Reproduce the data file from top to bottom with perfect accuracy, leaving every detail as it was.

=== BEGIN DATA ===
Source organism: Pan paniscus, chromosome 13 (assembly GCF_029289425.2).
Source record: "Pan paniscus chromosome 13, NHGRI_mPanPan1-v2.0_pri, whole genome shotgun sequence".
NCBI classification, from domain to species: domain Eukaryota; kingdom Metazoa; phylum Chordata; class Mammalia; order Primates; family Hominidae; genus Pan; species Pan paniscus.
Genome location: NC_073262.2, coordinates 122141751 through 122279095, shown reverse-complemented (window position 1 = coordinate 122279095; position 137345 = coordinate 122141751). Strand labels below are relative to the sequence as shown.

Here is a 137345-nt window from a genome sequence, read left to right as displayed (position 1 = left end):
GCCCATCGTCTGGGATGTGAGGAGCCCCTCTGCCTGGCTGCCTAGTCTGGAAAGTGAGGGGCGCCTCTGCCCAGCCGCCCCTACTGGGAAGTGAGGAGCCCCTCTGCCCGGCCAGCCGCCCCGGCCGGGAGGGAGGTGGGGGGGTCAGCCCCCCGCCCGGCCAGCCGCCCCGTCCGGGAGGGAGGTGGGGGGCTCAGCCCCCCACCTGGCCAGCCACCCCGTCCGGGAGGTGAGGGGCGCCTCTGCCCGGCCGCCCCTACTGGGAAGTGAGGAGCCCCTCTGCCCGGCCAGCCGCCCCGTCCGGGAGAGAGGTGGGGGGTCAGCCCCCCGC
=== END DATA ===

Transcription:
Source organism: Pan paniscus, chromosome 13 (assembly GCF_029289425.2).
Source record: "Pan paniscus chromosome 13, NHGRI_mPanPan1-v2.0_pri, whole genome shotgun sequence".
NCBI classification, from domain to species: domain Eukaryota; kingdom Metazoa; phylum Chordata; class Mammalia; order Primates; family Hominidae; genus Pan; species Pan paniscus.
Genome location: NC_073262.2, coordinates 122141751 through 122279095, shown reverse-complemented (window position 1 = coordinate 122279095; position 137345 = coordinate 122141751). Strand labels below are relative to the sequence as shown.

Here is a 137345-nt window from a genome sequence, read left to right as displayed (position 1 = left end):
GCCCATCGTCTGGGATGTGAGGAGCCCCTCTGCCTGGCTGCCTAGTCTGGAAAGTGAGGGGCGCCTCTGCCCAGCCGCCCCTACTGGGAAGTGAGGAGCCCCTCTGCCCGGCCAGCCGCCCCGGCCGGGAGGGAGGTGGGGGGGTCAGCCCCCCGCCCGGCCAGCCGCCCCGTCCGGGAGGGAGGTGGGGGGCTCAGCCCCCCACCTGGCCAGCCACCCCGTCCGGGAGGTGAGGGGCGCCTCTGCCCGGCCGCCCCTACTGGGAAGTGAGGAGCCCCTCTGCCCGGCCAGCCGCCCCGTCCGGGAGAGAGGTGGGGGGTCAGCCCCCCGC